Ian W. Shade’s review published on Letterboxd:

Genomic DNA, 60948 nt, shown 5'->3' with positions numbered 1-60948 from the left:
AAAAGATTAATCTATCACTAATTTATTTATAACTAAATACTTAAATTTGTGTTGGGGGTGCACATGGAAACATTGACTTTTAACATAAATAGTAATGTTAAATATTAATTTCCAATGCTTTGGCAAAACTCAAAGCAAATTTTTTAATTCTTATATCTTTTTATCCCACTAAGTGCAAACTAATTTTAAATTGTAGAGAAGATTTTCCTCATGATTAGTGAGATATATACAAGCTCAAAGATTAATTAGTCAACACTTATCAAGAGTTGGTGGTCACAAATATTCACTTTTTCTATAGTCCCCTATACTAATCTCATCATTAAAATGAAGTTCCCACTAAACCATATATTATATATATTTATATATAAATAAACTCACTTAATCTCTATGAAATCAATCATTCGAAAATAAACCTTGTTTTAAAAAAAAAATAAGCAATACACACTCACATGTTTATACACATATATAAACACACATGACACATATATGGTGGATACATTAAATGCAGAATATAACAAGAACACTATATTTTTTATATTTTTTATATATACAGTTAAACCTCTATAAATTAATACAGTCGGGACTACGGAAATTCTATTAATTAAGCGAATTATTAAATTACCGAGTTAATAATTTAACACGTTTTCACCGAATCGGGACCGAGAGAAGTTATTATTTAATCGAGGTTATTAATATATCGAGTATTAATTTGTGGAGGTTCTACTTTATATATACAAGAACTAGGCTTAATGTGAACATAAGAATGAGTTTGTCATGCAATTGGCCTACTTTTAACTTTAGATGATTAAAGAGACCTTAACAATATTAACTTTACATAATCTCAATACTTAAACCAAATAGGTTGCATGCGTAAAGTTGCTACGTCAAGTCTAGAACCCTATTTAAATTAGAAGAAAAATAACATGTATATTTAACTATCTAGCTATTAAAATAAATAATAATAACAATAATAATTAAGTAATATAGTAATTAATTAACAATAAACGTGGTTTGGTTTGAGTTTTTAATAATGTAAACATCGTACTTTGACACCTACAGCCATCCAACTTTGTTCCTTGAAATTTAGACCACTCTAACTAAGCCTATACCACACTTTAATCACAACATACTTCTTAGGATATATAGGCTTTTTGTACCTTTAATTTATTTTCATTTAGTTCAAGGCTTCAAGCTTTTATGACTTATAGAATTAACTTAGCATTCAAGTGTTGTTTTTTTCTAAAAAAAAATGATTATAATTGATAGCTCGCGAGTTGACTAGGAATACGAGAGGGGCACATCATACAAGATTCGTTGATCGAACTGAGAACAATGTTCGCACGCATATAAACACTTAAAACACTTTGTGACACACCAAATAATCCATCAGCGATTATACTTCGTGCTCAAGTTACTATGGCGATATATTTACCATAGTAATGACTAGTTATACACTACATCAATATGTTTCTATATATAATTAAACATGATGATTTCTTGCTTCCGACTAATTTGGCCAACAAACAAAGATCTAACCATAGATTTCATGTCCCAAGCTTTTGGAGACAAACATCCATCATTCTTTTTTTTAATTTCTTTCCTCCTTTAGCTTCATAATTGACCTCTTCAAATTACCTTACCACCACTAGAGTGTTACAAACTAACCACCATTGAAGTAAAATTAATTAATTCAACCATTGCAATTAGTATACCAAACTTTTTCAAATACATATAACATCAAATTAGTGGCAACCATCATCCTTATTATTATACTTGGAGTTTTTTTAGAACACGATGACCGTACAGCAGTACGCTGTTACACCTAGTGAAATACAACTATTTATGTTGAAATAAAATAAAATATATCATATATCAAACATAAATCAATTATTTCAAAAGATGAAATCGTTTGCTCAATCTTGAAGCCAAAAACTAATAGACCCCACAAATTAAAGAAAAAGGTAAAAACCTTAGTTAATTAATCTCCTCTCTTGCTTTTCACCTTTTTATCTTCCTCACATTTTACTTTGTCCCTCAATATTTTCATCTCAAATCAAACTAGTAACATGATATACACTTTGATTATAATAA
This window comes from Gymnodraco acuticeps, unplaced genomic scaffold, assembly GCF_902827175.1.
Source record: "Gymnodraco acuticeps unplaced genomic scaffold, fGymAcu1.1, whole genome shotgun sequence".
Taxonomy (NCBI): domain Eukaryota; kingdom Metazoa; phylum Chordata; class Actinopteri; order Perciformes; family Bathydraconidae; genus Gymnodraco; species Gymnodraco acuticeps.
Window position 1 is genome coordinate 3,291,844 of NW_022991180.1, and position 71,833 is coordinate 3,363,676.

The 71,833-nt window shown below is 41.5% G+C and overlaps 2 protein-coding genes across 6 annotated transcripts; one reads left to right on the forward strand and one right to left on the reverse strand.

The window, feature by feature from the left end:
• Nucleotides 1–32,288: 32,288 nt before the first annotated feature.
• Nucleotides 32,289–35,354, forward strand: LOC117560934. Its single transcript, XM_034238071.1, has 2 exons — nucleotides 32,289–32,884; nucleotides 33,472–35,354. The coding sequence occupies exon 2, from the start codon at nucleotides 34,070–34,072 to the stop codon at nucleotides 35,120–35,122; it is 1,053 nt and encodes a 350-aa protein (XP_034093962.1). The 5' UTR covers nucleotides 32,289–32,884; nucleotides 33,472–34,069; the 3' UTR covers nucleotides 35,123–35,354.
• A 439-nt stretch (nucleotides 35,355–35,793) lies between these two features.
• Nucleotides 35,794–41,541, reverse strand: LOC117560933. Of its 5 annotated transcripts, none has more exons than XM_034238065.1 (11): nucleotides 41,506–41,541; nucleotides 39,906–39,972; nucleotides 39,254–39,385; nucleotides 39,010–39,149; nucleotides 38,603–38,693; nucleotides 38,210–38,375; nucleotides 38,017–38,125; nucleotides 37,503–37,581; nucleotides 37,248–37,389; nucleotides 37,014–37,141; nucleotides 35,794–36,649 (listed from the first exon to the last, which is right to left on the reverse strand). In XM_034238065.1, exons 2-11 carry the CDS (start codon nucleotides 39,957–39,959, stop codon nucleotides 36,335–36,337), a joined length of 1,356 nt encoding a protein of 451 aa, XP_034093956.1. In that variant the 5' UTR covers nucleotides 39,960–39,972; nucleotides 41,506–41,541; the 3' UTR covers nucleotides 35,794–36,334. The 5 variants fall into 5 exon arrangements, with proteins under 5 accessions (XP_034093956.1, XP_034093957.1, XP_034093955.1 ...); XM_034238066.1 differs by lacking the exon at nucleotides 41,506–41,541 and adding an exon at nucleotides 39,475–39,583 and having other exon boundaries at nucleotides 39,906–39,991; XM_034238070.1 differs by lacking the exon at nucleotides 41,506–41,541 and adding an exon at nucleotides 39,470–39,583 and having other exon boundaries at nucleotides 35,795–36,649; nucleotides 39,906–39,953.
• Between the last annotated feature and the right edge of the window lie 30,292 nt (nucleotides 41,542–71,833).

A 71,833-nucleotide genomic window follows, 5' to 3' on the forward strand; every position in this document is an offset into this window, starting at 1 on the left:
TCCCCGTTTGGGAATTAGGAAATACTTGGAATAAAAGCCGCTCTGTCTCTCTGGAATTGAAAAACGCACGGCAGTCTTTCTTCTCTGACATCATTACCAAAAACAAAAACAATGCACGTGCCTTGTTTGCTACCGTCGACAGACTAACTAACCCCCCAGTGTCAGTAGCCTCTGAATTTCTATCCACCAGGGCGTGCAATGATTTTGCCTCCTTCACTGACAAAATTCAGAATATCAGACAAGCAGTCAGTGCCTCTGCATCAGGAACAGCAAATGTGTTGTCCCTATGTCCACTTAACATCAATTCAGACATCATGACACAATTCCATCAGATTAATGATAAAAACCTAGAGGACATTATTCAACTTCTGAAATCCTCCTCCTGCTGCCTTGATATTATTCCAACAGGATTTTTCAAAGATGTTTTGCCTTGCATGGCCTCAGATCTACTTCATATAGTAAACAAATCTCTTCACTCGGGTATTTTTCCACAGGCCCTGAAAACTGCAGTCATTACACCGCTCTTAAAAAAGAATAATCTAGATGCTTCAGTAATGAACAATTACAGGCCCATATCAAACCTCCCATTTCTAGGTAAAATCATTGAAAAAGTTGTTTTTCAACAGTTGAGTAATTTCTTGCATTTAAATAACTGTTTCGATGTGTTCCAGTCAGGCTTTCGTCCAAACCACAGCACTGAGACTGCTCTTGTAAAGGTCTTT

Uses the American/African divide(s) for a complex missive about what you can understand and what you can't, what you can do and what you can't. Of course I'm going to be a total sucker for Ryan Coogler's unsubtle fusion of superheroes and James Bond and, yes, Rocky--but more than that is his unsubtle reminder of how those properties can reflect, have reflected colonial attitudes and actions: an artist citing his influences, talking about what he loves and loathes about the same concepts; the world that birthed you and the world that molded you. ("Well, look what I've done.") It follows in Black Panther's treatment of the MCU--the jejune manner it leans on Civil War before it starts revealing character motivations and mistakes, rendering that connection moot; and the first running gag--"don't freeze"--is Whedonian bullshit, where the rest of the humor lands right on target. But even that deep, reflexive consideration dips into the darker end of why you don't understand. The way Coogler presents Serkis's Klaw, a mannequin joke-character turned into a Get Out unto himself, a composite image of white supremacy and tone-deaf fascination with "the culture." ("Please, don't make me listen to your music.") But again, Coogler compares and equates cultures--sees the same impacts that are being made by comics and countries alike. "Killmonger," a nonsense superhero soap-name that, in these hands, becomes the expression of a collective sin--a bitter and sarcastic reduction of these last fifteen years, these last twenty-five, these last hundred, these last four hundred: where we have all been, and where I have not. Perhaps Martin Freeman must look away, but Jordan's parting words are the damning epitaph about how "consideration" will only get you so far.